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Conversations with creators and thinkers who are charting the way forward in a tech-saturated society. Tech, community, video games, and whatever else is next.
Today: Disaster alerts: Jeannette Sutton, Ken Freedman and Mark discuss
• Jeannette Sutton, Associate Professor, College of Emergency Preparedness, Homeland Security and Cybersecurity, University of Albany
• The Warn Room, Jeannette’s guide to writing alerts: “Follow this format to improve your alerts. The best 360-character Wireless Emergency Alerts will use this evidence-based template: Source, hazard name/description, location, consequences of threat, protective action, time.”
• Wireless Emergency Alerts on Wikipedia
• Maui Sent an Evacuation Alert. Why Did So Few People Get It? (by Mike Baker, Sergio Olmos and Eileen Sullivan in the NYT, Sep 3, 2023):
As more households disconnect landline telephones and fewer families have access to broadcast television and radio, emergency managers have increasingly focused on wireless emergency notifications to instantly reach large numbers of people. But that modern system has its own limitations, relying on the resilience of cell networks and the proficiency of emergency crews across a patchwork of local agencies.• Was Hurricane Hilary overhyped? It wasn't unprecedented, but warnings likely saved lives (Los Angeles Times, Aug 29, 2023): “Officials issued the region’s first-ever tropical storm watch — later upgraded to a warning — for a broad swath of the Southland as the cyclone’s path grew more clear, likely to become the first storm of that strength to hit the region in decades.”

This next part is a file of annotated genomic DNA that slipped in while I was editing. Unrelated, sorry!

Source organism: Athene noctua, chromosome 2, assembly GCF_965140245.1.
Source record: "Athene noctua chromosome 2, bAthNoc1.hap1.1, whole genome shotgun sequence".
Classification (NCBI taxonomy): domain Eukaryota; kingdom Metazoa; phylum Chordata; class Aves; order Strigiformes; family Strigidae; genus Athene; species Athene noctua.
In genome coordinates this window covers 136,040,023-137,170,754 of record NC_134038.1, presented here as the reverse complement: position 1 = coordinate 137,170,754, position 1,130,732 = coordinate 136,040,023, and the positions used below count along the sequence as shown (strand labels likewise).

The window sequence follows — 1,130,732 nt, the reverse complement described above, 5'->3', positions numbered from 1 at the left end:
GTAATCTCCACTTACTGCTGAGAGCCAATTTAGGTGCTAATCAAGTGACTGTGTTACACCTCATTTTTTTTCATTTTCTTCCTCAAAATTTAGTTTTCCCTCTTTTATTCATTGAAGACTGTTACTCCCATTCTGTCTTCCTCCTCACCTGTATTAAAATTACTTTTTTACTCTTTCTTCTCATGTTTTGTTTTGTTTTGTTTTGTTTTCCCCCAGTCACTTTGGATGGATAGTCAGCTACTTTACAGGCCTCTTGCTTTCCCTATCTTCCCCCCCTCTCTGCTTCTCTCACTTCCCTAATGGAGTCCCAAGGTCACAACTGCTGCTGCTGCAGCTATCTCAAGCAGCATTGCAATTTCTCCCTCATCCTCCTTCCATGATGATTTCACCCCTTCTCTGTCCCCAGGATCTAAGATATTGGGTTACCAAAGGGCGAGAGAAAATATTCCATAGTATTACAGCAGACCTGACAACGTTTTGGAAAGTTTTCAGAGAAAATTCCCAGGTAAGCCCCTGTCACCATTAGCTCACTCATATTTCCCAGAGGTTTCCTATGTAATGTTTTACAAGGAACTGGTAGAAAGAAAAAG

Two weeks after the Aug. 8 Lahaina fire, as Hurricane Hilary was threatening California, the San Bernardino County Sheriff’s Department found that it could not send a wireless evacuation alert to the community of Seven Oaks, where several people were ultimately left stranded and one remains missing. The county cited a breakdown in its connection to the wireless alert system, which is managed by the federal government.
. . . The patchwork nature of the system was made evident again last week, as Hurricane Idalia was barreling toward the Florida coast. As 30 counties announced various evacuation orders, some local agencies pushed them out via wireless alerts on the federal network, but many did not.
. . . Ms. Sutton, the professor who specializes in emergency alerts, said it was important to build more redundancies into the emergency alert system, look at burying cables to make it more resilient and remember that the wireless system cannot be relied on alone to warn people that danger is imminent.
|Artist||Track||Images||Approx. start time|
|Discussing disaster alerts with Jeannette Sutton, station manager Ken Freedman, and Mark Hurst|
|Tomaš Dvořák||Game Boy Tune|
|Mark and Ken interview Jeannette Sutton|
|The Routes||The Robots||0:55:08 (MP3 | Pop-up)|